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National College of Ireland event series delves into the world of psychology and the human mind

In the Psychologists' Chair in association with The Irish Times

The packed theatre at the opening event of the series, In The Psychologists' Chair, at National College of Ireland, was testament to our enduring fascination with the human brain.

“Psychology has made us all very introspective,” said Dr Tony Bates, founder and CEO of Headstrong, The National Centre for Youth Mental Health. “We ponder our mental mechanisms with fascination … we search through spirituality and nutrition programmes, wellbeing and mindfulness, poetry and art in an attempt to find our truest selves.”

Speaking on the topic of “Who am I, where am I, and why am I here?”, Dr Bates said that “beauty can awaken us, love can draw us out of ourselves, but it is more common for pain to wake us up; often our pain becomes a question we seek to answer throughout our lives.”

Run by the college, in association with The Irish Times, the series is aimed at those with an interest in studying the human mind and behaviour, and shines a spotlight on the many and varied career paths which are open to students of psychology.


Covering topics like the psychology of homicidal behaviour, the effects of loneliness on the heart and how to apply psychology to education, the events are intended as taster sessions for the college's BA in Psychology.

Accredited by the Psychological Society of Ireland (PSI), the course is available on a full or part-time basis at NCI’s city-centre campus in Dublin’s IFSC.

Caroline Kennedy, Careers & Opportunities Officer at NCI, said: “The psychology course has proven incredibly popular because of the sheer range of options that it opens up to graduates.

The PSI accreditation means that graduates can pursue further professional training in any number of areas, depending on their particular interest – anything from clinical, educational to occupational psychology, and more.

Not every graduate will go on to become a practising psychologist, but they will gain all manner of transferable skills and knowledge, that will be attractive to any employer.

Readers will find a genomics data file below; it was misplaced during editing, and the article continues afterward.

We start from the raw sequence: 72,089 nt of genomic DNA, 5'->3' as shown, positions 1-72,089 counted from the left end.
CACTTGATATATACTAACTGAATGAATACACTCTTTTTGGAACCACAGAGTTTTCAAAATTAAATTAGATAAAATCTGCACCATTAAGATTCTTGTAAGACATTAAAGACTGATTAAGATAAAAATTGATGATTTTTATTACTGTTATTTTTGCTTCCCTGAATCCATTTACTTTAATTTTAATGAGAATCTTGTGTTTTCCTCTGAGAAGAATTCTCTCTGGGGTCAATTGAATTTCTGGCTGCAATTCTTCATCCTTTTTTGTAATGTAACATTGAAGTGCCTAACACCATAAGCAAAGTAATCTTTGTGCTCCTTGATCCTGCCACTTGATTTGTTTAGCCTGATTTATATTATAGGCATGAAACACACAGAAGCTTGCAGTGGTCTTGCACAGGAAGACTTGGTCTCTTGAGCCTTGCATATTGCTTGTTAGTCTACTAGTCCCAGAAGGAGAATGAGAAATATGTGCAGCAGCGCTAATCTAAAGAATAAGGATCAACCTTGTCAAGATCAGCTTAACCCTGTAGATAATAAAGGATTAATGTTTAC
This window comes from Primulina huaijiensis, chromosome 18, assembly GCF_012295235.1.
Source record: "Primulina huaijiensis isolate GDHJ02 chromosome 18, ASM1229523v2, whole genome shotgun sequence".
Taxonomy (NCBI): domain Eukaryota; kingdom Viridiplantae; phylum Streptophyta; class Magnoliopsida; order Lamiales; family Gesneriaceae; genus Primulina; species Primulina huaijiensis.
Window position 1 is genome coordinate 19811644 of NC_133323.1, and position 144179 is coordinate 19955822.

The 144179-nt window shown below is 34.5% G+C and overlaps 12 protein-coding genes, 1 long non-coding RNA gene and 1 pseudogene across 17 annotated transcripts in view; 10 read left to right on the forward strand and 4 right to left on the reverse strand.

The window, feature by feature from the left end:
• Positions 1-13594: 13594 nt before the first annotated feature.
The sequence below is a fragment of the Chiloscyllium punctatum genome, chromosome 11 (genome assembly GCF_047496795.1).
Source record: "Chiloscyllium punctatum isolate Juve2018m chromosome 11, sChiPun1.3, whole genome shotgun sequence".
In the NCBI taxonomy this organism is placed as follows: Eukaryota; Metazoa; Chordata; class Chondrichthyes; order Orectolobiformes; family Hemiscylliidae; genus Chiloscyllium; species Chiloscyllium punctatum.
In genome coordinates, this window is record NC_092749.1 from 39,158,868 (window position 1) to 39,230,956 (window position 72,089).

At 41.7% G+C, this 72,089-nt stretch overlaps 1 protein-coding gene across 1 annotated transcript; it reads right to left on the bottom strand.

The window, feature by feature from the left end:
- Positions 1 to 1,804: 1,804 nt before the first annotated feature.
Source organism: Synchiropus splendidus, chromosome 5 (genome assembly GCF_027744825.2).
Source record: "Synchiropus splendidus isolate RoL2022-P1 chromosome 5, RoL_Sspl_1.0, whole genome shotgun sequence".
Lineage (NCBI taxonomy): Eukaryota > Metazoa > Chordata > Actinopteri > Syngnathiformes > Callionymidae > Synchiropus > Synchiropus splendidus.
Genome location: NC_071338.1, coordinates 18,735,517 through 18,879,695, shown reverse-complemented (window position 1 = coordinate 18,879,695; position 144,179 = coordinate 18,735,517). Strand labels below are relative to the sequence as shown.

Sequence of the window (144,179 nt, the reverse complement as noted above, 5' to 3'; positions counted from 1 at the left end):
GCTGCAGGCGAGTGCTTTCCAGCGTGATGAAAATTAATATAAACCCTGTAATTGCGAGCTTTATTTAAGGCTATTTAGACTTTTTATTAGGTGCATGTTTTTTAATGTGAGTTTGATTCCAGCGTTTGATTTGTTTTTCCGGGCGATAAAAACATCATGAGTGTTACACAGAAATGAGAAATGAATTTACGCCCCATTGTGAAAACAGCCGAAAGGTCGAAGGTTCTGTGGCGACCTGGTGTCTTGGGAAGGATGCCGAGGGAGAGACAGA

With strong research and communication skills, and an understanding of why people act the way they do, graduates could end up working anywhere from marketing, management and HR, to sports or healthcare – it’s a degree that gives you a huge variety of options.”

And of course, it’s a degree that covers everything from the most dazzling to the darkest aspects of the human condition.

Dr Grace O'Malley, Course Director of the BA in Pscyhology at NCI said: "The range of speakers we have lined up for this event series is a good indication of how diverse and fascinating psychology is as an area of study.

It teaches you so much about why we think, feel and act the way we do, and seeks to answer compelling questions, like: what shapes our personality? How do children develop and learn? What influences our well-being?

Psychology is a marvellous option for those of us who are curious about human behaviour and who wish to learn more.”

Current student Ciara Bugle said: “Studying psychology I’ve learned about people, myself and life. I’d recommend psychology at NCI because it’s interactive, interesting and fun.

I love understanding how people work and how the mind works; I’ve learned a lot about myself. The lecturers have real world experience and they bring it into the class, which is very beneficial because you can see the different aspects of psychology and the different fields, which helps you understand what you want to go in to. It’s definitely given me more options.”

Further speakers in the series include Dr Louise McSharry on mindfulness and the self, on Thursday 12th March from 1-2pm.  Visiting lecturer from the University of Huddersfield, Dr. Daniel Boduszek, will shine a fascinating light on the psychology of homicidal behaviour on March 23rd.

An expert on criminal psychology, Daniel’s research work is focused on studying homicidal behaviour, psychopathy, recidivism and prisonisation, and violent behaviour. His talk will focus on the real-life case of Richard Kuklinski, a contract killer who was given the nickname “The Iceman” because of his method of freezing the bodies of his victims.

On April 2nd, the former Chief Psychiatrist of the Eastern Health Board, Professor Ivor Browne, will discuss the nature of madness, drawing on his extensive experience and research at the forefront of Irish psychiatry.

'Applying Psychology to Education', 'Politics in the Brain' and 'Loneliness and the Heart' will also be discussed. All events take place from 1-2 pm at NCI's campus on Mayor Street, Dublin 1; they are free to attend but attendees must register via the college website to attend. The new part-time BA Hons in Psychology will be starting at NCI this September.

About National College of Ireland:

National College of Ireland is a third-level education provider with over 60 years' experience. The college works closely with industry and adult learners to deliver education that can be successfully applied in the workplace and, from its Dublin city centre campus, develops and delivers courses from Certificate to PhD level in areas including business, computing, marketing, accountancy, financial services, HRM and psychology. / @NCIRL